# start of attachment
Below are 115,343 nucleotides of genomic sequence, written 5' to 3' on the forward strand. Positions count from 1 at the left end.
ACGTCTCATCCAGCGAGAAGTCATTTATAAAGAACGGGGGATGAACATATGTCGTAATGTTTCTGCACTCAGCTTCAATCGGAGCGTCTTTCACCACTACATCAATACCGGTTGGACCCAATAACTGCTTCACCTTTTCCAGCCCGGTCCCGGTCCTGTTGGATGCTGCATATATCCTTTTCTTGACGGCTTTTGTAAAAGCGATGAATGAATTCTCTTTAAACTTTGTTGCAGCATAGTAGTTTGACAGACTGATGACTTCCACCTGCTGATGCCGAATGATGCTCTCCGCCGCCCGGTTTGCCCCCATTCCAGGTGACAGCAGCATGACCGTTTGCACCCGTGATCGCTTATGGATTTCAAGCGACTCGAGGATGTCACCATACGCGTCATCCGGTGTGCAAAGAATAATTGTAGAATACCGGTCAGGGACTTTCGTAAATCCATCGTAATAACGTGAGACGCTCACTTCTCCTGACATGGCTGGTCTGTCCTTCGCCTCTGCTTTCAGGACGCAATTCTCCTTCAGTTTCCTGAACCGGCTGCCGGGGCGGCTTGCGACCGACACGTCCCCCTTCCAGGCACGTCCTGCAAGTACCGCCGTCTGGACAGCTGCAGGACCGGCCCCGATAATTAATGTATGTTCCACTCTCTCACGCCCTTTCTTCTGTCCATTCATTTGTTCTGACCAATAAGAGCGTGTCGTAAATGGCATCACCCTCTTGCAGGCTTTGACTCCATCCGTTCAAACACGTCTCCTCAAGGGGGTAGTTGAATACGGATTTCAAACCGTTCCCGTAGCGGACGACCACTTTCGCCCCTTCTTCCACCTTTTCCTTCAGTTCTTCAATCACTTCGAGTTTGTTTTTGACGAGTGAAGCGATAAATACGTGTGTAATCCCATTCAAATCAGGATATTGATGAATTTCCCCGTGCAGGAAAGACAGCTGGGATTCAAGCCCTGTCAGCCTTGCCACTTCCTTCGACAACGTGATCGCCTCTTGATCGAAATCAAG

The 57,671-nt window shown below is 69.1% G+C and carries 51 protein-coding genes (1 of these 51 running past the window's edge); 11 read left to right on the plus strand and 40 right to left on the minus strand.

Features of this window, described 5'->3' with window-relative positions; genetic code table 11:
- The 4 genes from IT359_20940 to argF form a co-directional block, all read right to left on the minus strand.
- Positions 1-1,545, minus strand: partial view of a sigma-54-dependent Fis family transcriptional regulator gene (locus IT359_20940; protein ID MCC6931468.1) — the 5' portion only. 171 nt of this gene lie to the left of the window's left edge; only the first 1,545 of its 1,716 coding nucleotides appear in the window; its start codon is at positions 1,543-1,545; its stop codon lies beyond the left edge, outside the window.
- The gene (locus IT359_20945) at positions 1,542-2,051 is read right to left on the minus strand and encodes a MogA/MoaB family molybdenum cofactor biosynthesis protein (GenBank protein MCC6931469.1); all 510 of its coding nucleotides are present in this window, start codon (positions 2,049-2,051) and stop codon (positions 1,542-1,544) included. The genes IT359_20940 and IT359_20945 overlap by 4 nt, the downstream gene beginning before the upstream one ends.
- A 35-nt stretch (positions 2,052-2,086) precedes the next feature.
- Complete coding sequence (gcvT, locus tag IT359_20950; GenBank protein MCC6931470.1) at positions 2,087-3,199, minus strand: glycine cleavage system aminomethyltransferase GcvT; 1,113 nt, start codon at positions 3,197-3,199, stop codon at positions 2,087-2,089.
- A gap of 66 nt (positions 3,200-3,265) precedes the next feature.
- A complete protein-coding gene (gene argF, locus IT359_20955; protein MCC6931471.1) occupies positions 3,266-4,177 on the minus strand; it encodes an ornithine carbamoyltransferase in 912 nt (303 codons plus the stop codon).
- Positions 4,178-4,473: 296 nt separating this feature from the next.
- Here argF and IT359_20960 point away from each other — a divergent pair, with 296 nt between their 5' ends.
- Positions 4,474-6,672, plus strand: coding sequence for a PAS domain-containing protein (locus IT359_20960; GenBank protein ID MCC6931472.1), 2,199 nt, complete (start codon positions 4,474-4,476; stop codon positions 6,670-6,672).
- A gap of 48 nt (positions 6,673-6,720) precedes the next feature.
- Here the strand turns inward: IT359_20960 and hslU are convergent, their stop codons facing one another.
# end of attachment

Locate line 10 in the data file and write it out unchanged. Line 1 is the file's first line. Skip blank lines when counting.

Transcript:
- A gap of 66 nt (positions 3,200-3,265) precedes the next feature.